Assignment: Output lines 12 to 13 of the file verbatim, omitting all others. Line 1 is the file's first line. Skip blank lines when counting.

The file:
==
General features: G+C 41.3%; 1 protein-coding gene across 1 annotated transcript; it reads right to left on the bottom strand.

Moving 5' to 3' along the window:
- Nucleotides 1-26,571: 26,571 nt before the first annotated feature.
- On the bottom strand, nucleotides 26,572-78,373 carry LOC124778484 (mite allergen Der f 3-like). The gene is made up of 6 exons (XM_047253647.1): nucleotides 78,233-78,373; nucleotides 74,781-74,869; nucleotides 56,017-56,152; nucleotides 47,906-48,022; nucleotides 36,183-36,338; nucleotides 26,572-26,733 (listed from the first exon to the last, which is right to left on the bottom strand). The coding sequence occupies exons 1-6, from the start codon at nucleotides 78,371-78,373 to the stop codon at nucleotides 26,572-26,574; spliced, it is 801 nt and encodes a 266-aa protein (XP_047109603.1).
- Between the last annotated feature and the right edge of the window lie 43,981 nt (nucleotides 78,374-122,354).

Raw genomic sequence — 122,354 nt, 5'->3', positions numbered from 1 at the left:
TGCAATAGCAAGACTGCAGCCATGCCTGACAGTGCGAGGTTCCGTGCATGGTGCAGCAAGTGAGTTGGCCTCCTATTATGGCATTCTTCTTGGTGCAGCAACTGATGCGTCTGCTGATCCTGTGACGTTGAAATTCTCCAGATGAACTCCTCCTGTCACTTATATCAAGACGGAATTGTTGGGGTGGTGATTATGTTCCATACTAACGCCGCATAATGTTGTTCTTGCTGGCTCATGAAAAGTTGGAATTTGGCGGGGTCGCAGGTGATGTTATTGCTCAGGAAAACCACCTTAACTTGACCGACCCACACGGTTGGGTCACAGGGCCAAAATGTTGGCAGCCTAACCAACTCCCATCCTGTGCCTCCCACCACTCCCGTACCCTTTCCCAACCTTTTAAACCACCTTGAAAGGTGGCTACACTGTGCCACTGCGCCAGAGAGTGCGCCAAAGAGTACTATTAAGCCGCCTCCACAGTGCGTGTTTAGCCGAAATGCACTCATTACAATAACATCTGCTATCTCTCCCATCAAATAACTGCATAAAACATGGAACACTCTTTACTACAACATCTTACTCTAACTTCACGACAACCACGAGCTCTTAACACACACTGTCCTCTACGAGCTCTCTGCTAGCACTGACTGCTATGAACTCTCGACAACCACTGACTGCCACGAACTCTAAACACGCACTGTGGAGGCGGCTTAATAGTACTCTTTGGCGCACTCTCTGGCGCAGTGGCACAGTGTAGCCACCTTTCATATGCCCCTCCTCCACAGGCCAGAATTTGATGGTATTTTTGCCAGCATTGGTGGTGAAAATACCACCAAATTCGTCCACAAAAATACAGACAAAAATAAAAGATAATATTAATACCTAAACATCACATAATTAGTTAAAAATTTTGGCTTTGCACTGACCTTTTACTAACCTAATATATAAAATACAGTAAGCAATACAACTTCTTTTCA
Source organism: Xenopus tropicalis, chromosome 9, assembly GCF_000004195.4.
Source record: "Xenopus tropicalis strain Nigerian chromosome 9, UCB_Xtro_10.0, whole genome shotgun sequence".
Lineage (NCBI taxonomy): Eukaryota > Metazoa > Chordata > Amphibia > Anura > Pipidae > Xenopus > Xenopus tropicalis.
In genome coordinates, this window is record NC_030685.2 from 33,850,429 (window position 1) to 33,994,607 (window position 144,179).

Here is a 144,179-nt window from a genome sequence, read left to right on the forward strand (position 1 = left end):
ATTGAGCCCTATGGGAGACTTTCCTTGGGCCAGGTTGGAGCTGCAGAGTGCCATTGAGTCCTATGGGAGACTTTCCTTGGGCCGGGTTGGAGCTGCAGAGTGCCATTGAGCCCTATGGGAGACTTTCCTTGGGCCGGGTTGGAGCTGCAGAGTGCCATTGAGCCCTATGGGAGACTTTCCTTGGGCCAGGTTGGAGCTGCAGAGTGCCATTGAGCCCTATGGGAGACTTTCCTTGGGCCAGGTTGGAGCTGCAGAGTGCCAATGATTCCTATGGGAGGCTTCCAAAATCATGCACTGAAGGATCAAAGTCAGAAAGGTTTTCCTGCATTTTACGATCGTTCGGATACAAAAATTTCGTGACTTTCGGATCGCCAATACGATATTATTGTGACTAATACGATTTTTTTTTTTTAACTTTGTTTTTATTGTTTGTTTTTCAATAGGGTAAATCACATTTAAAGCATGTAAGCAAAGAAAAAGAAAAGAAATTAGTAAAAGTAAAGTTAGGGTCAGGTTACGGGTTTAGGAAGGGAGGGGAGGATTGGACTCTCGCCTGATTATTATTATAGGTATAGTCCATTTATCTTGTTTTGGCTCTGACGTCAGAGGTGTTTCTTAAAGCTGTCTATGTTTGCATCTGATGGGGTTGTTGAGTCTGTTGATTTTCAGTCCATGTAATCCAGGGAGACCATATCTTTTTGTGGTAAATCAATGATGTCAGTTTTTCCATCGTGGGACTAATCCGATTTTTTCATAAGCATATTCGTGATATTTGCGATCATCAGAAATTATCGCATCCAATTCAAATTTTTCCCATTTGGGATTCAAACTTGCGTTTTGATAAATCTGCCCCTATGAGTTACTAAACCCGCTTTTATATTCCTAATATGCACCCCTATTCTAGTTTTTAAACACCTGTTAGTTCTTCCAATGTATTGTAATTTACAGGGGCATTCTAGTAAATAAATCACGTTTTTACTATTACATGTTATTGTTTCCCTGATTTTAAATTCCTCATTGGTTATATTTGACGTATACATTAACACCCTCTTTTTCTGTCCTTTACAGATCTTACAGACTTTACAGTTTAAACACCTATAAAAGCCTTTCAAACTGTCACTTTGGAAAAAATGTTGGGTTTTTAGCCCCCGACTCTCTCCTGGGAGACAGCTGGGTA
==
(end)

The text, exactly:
Here is a 144,179-nt window from a genome sequence, read left to right on the forward strand (position 1 = left end):
ATTGAGCCCTATGGGAGACTTTCCTTGGGCCAGGTTGGAGCTGCAGAGTGCCATTGAGTCCTATGGGAGACTTTCCTTGGGCCGGGTTGGAGCTGCAGAGTGCCATTGAGCCCTATGGGAGACTTTCCTTGGGCCGGGTTGGAGCTGCAGAGTGCCATTGAGCCCTATGGGAGACTTTCCTTGGGCCAGGTTGGAGCTGCAGAGTGCCATTGAGCCCTATGGGAGACTTTCCTTGGGCCAGGTTGGAGCTGCAGAGTGCCAATGATTCCTATGGGAGGCTTCCAAAATCATGCACTGAAGGATCAAAGTCAGAAAGGTTTTCCTGCATTTTACGATCGTTCGGATACAAAAATTTCGTGACTTTCGGATCGCCAATACGATATTATTGTGACTAATACGATTTTTTTTTTTTAACTTTGTTTTTATTGTTTGTTTTTCAATAGGGTAAATCACATTTAAAGCATGTAAGCAAAGAAAAAGAAAAGAAATTAGTAAAAGTAAAGTTAGGGTCAGGTTACGGGTTTAGGAAGGGAGGGGAGGATTGGACTCTCGCCTGATTATTATTATAGGTATAGTCCATTTATCTTGTTTTGGCTCTGACGTCAGAGGTGTTTCTTAAAGCTGTCTATGTTTGCATCTGATGGGGTTGTTGAGTCTGTTGATTTTCAGTCCATGTAATCCAGGGAGACCATATCTTTTTGTGGTAAATCAATGATGTCAGTTTTTCCATCGTGGGACTAATCCGATTTTTTCATAAGCATATTCGTGATATTTGCGATCATCAGAAATTATCGCATCCAATTCAAATTTTTCCCATTTGGGATTCAAACTTGCGTTTTGATAAATCTGCCCCTATGAGTTACTAAACCCGCTTTTATATTCCTAATATGCACCCCTATTCTAGTTTTTAAACACCTGTTAGTTCTTCCAATGTATTGTAATTTACAGGGGCATTCTAGTAAATAAATCACGTTTTTACTATTACATGTTATTGTTTCCCTGATTTTAAATTCCTCATTGGTTATATTTGACGTATACATTAACACCCTCTTTTTCTGTCCTTTACAGATCTTACAGACTTTACAGTTTAAACACCTATAAAAGCCTTTCAAACTGTCACTTTGGAAAAAATGTTGGGTTTTTAGCCCCCGACTCTCTCCTGGGAGACAGCTGGGTA